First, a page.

“If your enemy is hungry, give him bread to eat; and if he is thirsty, give him water to drink; for so you will heap coals of fire on his head, and the LORD will reward you.” (Pr. 25:22, Rom. 12:20)
Frequently, we consider this exhortation only in terms of our dealings with other people. Paul in Romans applies this in a passage which is all concerned with our relationships and interaction with others. But the basis for our love and grace toward others is always the love and grace that God has first shown toward us. This passage says that we should be hospitable toward our enemies. Literally, it says that we should give bread and water to the one who hates us. The proverb says that the result of this sort of hospitality will be burning coals on the head of your enemy and that Yahweh will reward you. Literally, the text actually says that Yahweh will make peace for you or make a covenant of peace with you.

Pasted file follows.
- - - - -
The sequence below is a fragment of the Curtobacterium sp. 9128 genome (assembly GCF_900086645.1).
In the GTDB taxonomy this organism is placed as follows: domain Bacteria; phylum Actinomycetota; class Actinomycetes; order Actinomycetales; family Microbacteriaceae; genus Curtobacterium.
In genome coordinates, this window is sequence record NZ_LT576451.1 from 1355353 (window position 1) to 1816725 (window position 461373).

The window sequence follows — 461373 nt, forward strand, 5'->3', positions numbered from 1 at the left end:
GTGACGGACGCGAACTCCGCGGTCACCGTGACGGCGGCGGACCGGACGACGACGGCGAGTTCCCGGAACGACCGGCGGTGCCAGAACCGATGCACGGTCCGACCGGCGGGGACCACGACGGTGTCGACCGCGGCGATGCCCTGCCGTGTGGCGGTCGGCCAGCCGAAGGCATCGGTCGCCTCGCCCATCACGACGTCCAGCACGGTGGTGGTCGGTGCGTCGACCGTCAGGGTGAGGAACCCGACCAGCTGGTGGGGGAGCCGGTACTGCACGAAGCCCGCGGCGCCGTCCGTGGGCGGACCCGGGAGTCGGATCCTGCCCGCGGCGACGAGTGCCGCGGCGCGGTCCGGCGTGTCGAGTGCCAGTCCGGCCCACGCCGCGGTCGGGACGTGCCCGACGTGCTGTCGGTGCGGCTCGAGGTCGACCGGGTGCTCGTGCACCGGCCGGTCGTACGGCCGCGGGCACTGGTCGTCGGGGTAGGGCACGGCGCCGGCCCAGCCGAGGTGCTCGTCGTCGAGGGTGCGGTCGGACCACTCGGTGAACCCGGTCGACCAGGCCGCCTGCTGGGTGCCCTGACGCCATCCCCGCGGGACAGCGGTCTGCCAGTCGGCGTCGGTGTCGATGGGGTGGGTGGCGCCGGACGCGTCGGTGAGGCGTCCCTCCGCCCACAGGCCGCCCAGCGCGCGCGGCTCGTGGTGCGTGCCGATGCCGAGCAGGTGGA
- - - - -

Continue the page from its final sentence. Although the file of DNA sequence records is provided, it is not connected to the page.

Of course Paul says earlier in Romans 5 that while we were still sinners Christ died for us. He says that when we were enemies of God, he reconciled us to himself through the death of his Son (Rom. 5:8-10). That is the cup of wrath and judgment that Christ drank for us. In the cross, Jesus took into himself, into his sufferings our hatred, our violence, our enmity so that he might bring peace. This means that on a foundational level it is God who has first bestowed this hospitality on us. He has fed us, who were once his enemies, with bread and given us living water. And he has done this in order to create peace, in order that a covenant of peace might prevail.
Are you able to drink the cup that Christ drank? Of course of ourselves, we cannot, but in the cross, Jesus has transformed suffering and death. And he offers us this cup, and says, ‘You will indeed drink my cup.’ And so we drink the suffering and death of Christ, and in that suffering, in that serving, in this great act of hospitality, God gives us His life. He turns enemies into friends. This is what the body and blood of Christ are all about. It’s all about giving bread to enemies, giving life to the dead.